A synthetic biology paper from MIT is good starting point for our hardware section.
MIT engineers have transformed bacterial cells into living calculators that can compute logarithms, divide, and take square roots, using three or fewer genetic parts.
Inspired by how analog electronic circuits function, the researchers created synthetic computation circuits by combining existing genetic parts, or engineered genes, in novel ways.
The original paper can be accessed from Nature’s website for a small fee of $199:
A central goal of synthetic biology is to achieve multi-signal integration and processing in living cells for diagnostic, therapeutic and biotechnology applications1. Digital logic has been used to build small-scale circuits, but other frameworks may be needed for efficient computation in the resource- limited environments of cells2, 3. Here we demonstrate that synthetic analog gene circuits can be engineered to execute sophisticated computational functions in living cells using just three transcription factors. Such synthetic analog gene circuits exploit feedback to implement logarithmically linear sensing, addition, ratiometric and power-law computations. The circuits exhibit Webers law behaviour as in natural biological systems4, operate over a wide dynamic range of up to four orders of magnitude and can be designed to have tunable transfer functions. Our circuits can be composed to implement higher-order functions that are well described by both intricate biochemical models and simple mathematical functions. By exploiting analog building-block functions that are already naturally present in cells3, 5, this approach efficiently implements arithmetic operations and complex functions in the logarithmic domain. Such circuits may lead to new applications for synthetic biology and biotechnology that require complex computations with limited parts, need wide-dynamic-range biosensing or would benefit from the fine control of gene expression.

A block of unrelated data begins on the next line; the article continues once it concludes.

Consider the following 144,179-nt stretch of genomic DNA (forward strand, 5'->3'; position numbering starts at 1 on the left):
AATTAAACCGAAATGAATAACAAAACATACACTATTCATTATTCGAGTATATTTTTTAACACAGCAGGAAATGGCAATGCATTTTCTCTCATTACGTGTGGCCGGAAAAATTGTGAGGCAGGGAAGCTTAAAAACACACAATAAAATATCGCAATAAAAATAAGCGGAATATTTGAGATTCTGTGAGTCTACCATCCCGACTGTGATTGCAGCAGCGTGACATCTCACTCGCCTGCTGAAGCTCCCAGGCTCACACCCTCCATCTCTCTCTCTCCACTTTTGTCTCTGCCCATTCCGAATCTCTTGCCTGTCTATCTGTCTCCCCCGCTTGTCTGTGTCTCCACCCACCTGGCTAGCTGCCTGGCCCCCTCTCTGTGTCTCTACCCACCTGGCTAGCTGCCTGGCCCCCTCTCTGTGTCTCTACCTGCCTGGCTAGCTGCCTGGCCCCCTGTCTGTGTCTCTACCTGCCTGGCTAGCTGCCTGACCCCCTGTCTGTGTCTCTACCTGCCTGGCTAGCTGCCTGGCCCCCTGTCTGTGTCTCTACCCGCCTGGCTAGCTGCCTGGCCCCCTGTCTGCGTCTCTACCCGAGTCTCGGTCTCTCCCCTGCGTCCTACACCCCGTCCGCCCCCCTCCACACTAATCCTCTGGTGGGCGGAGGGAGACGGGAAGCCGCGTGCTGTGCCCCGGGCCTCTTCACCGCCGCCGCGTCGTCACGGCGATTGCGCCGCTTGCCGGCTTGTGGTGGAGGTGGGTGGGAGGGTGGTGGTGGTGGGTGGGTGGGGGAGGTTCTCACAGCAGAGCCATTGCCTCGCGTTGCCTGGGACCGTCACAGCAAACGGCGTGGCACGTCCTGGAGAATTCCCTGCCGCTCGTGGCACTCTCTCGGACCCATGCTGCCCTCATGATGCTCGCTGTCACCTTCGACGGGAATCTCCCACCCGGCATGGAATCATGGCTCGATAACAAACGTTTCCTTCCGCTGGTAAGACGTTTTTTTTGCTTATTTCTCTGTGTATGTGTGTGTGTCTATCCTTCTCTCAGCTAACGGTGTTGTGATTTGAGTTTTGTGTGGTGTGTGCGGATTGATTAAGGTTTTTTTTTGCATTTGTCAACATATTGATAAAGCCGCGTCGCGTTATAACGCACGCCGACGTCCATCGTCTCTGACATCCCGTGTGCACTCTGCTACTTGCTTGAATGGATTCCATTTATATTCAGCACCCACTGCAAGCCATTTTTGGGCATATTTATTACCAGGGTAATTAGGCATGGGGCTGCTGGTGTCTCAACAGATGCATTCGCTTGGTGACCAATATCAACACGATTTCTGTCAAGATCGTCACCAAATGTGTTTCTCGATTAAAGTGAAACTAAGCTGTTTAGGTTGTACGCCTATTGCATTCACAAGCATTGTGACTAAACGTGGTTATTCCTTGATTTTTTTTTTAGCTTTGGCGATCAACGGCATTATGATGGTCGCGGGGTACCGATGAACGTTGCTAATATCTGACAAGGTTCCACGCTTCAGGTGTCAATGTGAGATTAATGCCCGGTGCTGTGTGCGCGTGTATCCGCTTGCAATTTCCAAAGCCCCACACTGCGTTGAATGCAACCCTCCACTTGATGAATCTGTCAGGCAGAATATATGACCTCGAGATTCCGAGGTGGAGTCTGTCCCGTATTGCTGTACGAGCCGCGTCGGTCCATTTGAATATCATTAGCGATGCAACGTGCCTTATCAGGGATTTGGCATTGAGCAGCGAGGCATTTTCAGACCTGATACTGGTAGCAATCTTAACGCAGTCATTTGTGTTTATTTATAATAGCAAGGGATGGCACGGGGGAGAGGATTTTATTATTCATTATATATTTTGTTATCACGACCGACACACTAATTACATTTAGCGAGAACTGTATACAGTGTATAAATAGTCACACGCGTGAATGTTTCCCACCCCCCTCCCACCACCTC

If you can wait for few days, we will explain it to you for a princely sum of $0.